In 2012, big changes were made to the Canada Pension Plan rules, with some additional evolutionary updates happening this year. It's time to review the rules to make sure your CPP plans and decisions are still optimal for you.
The maximum benefit available in 2013 to a 65-year-old is $1,012 per month. To receive the maximum, a person must have paid the maximum premium in 85 per cent of their eligible years from age 18 to age 65.
Looked at a different way, a person can pay in less than the maximum in up to eight years before suffering a reduction from the maximum available. Less than the maximum contribution is made if a person earns less than $51,100, the Yearly Maximum Pensionable Earnings amount.
Here's the effect of this: The average benefit for a 65-year old in 2013 is $535 per month, according to the Service Canada website.
The "fairness" is that people with lower incomes pay less into the plan. In 2013, workers pay at a rate of 4.95 per cent of their employment earnings up to that YMPE limit of $51,100, a maximum premium of $2,356. No payments are allowed above that.
Employers must match the employees' contribution. Self-employed people pay both halves, which is 9.9 per cent of eligible income.
"Normal" CPP retirement age is 65, but you can choose to take a reduced benefit as early as age 60 or opt to take a larger benefit after 65.
Waiting after 65 will increase benefits by 0.7 per cent per month, or 8.4 per cent per full year. A person waiting to age 70 can theoretically have their benefits increased by 42 per cent once the changes are fully implemented in 2016.
However, the increase may be slightly smaller if the person has not contributed at the maximum for virtually every year from age 18 to 65. In that situation, the person is moving slowly further away from the theoretical maximum.
Taking a benefit before 65 results in a reduction of 0.54 per cent for each month prior to 65, or 6.48 per cent for each full year you are younger than 65. (The reduction increases to 0.56 per cent in 2014 and to 0.6 per cent by 2016.) The reduction is permanent.
How do you decide?
I hesitate to generalize, because everyone's situation is different. The most important factor -- and the biggest unknown -- is your life expectancy. A simple break-even calculation suggests that if you start CPP at 60, you are ahead until 76, and then after that you would have been further ahead by waiting.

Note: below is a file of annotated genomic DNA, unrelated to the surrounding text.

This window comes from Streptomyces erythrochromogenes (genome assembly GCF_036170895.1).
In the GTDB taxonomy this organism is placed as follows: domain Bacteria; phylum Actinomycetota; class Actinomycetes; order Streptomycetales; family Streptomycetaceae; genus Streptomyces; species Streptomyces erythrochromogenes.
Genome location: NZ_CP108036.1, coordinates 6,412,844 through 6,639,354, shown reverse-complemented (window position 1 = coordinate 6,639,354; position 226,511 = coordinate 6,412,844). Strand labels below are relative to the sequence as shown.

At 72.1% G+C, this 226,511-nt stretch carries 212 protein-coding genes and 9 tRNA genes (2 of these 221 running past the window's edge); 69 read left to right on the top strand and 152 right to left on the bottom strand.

But this ignores your tax rate, how much you might earn on the extra income in the early years, or which other sources of income you might otherwise defer by taking CPP.
If retired and no longer contributing to CPP, then early commencement will often make sense. The "risk" is that you live long, which is its own reward. As well, most people tend to spend more in the early years of retirement, and less later. Taking CPP early helps support that.
Service Canada has a good income calculator online, which can give you the accurate figures for CPP and OAS at different ages and also project income from our RRSPs -- www.servicecanada.gc.ca and click "Calculate my retirement income."
A positive change made in 2012 was more flexibility in taking benefits early. However, now if you continue working, you and your employer must both continue paying into the plan, even while you are receiving benefits. That's a big change, as avoiding premiums was previously one of the big advantages of taking benefits early.
To get more information on CPP/OAS you can call Service Canada at 1-800-277-9914 or surf their website.
(Do people still say "surf"?)
David Christianson, BA, CFP, R.F.P., TEP, is a financial planner, adviser and vice-president with National Bank Financial Wealth Management, and author of the book Managing the Bull, A No-Nonsense Guide to Personal Finance